my biggest painting mishap was running out of paint when I still had a few touch-ups to do.......I did the touch-ups with a new can of paint. Those touch-ups soon became a new coat of paint for the entire room.

Lesson: Paint is for the most part cheap plan to buy more than you think you need and then buy a little bit more.
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post #20 of 28 Old 10-05-2007, 05:55 PM
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I only painted the ceiling but that was enough.
Benjamin-Moore 2 coats flat sealer\\primer 1/2 tinted, 3 finish coats, flat 18% to Kodak gray scale.
Roll from dry to wet in a W pattern.
Painted the first 5 feet out from the screen in flat black too.

Don't ever touch the surface as it will shows marks even after it's dry.
Don't look at it too much as that will leave marks too.
Don't install too many lights and keep them dimmed.
Flat paint is an unforgiving pain in the a$$ no 2 ways about.

 

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post #21 of 28 Old 10-05-2007, 07:59 PM
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I had a lot of trouble getting a coat in my HT room I was happy with. I added a product called Floetrol to the paint and it helped immensely. Pretty much eliminated the roller marks I had been getting before. And it also made the paint a lot more touch-up friendly, it blends a lot nicer with the Floetrol than without.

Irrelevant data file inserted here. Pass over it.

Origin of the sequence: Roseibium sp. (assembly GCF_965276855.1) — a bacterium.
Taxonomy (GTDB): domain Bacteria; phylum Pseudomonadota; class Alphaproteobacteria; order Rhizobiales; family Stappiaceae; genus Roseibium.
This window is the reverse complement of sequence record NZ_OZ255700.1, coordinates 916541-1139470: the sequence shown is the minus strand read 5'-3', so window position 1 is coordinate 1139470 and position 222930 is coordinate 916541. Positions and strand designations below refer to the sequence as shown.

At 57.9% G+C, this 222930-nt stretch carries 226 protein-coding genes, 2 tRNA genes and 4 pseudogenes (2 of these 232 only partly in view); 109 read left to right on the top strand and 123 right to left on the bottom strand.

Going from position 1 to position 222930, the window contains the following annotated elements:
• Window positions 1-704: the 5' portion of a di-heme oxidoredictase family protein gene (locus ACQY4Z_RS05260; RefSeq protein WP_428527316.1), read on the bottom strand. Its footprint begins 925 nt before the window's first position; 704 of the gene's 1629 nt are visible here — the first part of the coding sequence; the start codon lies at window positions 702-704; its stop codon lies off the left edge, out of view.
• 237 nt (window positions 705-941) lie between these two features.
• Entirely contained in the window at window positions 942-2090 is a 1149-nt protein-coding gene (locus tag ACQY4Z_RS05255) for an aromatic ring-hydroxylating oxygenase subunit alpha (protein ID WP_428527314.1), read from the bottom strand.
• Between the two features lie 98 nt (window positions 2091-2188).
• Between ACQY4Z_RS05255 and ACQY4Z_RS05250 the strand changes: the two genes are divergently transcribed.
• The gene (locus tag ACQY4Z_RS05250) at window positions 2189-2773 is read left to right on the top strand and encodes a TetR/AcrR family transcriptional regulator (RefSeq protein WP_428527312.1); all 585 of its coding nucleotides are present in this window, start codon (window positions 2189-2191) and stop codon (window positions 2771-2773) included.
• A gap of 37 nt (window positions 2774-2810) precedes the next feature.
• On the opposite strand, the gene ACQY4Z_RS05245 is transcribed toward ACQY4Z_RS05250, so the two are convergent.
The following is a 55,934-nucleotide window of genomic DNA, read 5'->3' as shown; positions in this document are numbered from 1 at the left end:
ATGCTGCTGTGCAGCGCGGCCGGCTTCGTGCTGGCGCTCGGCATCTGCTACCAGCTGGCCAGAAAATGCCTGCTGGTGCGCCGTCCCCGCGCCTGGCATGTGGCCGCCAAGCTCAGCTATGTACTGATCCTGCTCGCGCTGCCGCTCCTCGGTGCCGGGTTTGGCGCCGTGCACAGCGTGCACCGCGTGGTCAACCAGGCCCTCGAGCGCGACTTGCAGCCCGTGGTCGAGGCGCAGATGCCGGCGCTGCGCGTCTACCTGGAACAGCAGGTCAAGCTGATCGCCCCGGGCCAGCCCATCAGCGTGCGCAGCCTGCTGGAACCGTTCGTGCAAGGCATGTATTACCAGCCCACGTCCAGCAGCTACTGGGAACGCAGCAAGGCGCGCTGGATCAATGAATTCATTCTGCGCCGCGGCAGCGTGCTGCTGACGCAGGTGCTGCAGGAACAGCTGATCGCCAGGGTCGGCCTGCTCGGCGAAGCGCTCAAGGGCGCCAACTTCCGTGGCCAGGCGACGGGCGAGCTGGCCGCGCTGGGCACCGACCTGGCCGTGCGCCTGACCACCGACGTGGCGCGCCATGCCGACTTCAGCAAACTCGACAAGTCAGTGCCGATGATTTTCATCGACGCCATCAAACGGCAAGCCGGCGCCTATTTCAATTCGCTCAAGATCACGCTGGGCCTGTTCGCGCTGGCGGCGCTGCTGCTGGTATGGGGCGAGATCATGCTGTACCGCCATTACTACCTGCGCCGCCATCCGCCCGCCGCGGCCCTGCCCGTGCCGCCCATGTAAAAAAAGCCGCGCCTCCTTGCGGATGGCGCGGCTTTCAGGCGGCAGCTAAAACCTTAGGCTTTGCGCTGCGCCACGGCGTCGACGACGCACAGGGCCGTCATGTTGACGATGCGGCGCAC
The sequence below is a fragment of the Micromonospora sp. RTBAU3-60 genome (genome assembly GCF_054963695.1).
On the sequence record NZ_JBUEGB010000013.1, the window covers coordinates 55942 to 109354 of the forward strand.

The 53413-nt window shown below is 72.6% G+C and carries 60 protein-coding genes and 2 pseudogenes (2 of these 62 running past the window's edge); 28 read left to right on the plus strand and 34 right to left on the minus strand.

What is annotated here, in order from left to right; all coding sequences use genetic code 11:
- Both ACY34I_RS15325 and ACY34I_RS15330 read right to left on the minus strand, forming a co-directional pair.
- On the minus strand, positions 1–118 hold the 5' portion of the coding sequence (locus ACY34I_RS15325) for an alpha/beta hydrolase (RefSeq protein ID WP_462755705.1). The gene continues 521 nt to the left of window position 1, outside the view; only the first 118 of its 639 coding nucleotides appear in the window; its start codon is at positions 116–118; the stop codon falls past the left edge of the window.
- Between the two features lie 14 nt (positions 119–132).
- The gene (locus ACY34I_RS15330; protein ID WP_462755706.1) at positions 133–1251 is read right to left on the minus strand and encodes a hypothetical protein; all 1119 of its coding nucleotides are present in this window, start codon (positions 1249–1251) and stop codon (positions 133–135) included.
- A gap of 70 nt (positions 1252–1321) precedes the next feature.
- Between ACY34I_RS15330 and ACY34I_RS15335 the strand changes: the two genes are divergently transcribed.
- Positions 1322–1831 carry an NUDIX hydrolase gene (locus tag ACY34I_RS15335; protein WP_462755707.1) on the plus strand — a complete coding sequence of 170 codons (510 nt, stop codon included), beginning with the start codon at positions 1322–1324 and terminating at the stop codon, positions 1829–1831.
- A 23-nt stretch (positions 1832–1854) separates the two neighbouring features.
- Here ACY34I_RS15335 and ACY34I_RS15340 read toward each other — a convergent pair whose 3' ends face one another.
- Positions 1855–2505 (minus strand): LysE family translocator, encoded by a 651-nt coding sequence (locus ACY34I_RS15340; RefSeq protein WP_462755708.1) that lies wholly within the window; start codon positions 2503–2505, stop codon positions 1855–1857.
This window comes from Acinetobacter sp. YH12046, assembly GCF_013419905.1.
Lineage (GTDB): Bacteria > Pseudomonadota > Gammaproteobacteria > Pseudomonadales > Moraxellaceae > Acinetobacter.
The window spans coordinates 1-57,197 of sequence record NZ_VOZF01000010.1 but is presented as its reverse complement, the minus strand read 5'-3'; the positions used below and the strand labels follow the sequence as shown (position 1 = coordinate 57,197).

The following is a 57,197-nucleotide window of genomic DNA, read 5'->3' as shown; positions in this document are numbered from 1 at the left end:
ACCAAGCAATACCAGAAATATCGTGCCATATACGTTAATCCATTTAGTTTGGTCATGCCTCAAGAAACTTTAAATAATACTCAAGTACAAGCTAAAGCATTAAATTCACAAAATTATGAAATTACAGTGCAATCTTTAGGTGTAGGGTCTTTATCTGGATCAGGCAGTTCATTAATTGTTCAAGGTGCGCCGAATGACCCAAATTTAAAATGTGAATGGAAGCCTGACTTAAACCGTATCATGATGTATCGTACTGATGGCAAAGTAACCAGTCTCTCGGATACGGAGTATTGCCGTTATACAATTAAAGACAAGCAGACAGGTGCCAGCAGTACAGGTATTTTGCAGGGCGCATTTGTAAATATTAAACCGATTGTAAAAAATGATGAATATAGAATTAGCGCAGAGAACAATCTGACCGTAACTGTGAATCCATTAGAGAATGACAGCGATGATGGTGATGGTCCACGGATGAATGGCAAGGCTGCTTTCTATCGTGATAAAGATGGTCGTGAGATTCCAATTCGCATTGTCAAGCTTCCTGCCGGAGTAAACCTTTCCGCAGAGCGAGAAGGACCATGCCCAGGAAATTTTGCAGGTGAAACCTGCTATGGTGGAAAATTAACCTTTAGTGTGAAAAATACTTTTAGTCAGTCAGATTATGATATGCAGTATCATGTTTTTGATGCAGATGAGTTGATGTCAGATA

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post #22 of 28 Old 10-06-2007, 05:48 PM
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Recently painted over a 20' wide and 20' high wall previously covered by a southwestern theme mural, adobe houses with windows, etc. Looked great in a new england home .

Used a "gingersnap" colored paint - essentially a medium/dark red/brown. Used C2 brand paint - great color choices - expensive. Recommended by local dealer I trust - they sell this paint and B Moore. Use flat paint to hide the various mural layers from telegraphing through (they overlayed with masks to create the mural creating varying surface textures and patterns).

I used a Zinzer Sealer Primer tinted to a medium grey.

Two coats covered great and only in very direct sun can you see the underlying irregularity. Don't see any brush marks. Used medium 3/8 good quality roller and always kept a wet edge; and yes, put on the coat and don't mess with it until dry.

db
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post #23 of 28 Old 10-06-2007, 07:01 PM